Rocket Structural Coefficient Data

 

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Supporting Data

Background

 

NOTE: If you identify any errors, please notify me. I endeavor to make this as correct as possible:

   Ed LeBouthillier

codemonky@earthlink.net

Change Log

Version Date Description
4.6 30 December 2009 Added Isp for each rocket

4.5

22 December 2009

Fixed Duplicate Notation

4.4

21 December 2009

Added Explanations of Field Entries

4.3

3 March 2009

Fixed Scud B (R17) Weights

4.2

3 March 2009

Fixed Atlas E weights

 

Download

Structural Coefficient Table

 

Supporting Data

Atlas E

 

Background

This table started for my own purposes. I wanted some information about comparative rocket construction so I started collecting information and making a spreadsheet. In various discussions, I started referencing some of the information, so I decided I would make it available to people. As such, I had also decided to maintain and version this information so that it might incrementally get better and be more useful to more people.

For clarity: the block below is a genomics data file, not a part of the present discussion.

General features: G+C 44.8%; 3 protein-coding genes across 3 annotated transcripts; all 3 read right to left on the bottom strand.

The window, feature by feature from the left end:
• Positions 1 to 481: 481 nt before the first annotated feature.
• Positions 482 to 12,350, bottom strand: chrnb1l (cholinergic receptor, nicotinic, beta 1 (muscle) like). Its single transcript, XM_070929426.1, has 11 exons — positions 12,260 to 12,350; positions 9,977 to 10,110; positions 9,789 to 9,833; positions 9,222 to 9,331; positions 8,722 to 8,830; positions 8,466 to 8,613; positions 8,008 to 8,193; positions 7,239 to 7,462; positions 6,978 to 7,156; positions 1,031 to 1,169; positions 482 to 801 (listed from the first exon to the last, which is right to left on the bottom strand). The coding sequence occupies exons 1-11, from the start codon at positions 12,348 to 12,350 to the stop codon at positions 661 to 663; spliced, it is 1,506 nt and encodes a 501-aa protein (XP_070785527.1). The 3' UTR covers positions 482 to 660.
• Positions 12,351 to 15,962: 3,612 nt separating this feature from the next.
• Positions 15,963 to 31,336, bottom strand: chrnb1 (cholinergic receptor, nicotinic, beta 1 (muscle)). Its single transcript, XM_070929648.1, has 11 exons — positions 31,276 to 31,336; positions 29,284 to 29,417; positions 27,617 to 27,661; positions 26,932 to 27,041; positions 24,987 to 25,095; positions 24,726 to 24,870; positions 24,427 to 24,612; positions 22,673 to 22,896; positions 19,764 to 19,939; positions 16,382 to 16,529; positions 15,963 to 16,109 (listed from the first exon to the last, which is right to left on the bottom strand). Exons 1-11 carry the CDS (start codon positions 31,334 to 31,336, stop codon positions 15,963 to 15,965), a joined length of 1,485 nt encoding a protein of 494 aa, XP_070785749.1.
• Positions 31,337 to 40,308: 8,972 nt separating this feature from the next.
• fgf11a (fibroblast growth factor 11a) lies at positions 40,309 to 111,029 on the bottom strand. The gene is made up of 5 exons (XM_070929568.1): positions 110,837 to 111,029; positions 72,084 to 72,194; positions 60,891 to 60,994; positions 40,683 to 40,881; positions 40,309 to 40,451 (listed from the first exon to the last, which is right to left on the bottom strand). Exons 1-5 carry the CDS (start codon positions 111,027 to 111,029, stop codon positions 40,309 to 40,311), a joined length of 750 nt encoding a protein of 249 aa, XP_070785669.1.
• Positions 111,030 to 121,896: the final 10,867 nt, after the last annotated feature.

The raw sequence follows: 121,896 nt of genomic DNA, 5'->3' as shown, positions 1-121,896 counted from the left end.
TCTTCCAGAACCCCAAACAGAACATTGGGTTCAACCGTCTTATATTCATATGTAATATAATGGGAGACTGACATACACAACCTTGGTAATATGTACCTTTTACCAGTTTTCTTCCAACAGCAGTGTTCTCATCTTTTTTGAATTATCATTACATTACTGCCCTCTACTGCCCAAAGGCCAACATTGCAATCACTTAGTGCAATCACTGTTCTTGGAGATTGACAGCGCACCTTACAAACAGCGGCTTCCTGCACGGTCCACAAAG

This might seem like a small project, but finding accurate data is difficult. Sometimes one needs to process and fit the rocket equation to rough approximate data that is available. However, I want to make this accurate and I welcome any corrections that are found.

On the other hand, this document also has a specific purpose for me: to identity a single comparative metric of structural sophistication. Obviously, with anything as complicated as a rocket, this generality may not always be correct. Therefore, I need to make certain presumptions and instill certain biases into how I process the numbers. An example is how to compare payloads to low Earth orbit versus those to geosynchronous orbit. Obviously, it becomes difficult to compare two vehicles if they have very different functionalities. In this particular case, I've tried to narrow my focus only to low-Earth orbit launches. Another example of a difficult issue is the fact that accurate data just isn't available for some vehicles, yet I would like to be able to provide some information on them. In this case, I've collected whatever information is available and attempted to fit the best available data to numerical models.

As this information gets better, hopefully it will allow those interested in rockets to identify interesting rockets and to focus on how their designers might have successfully solved difficult problems of weight and performance.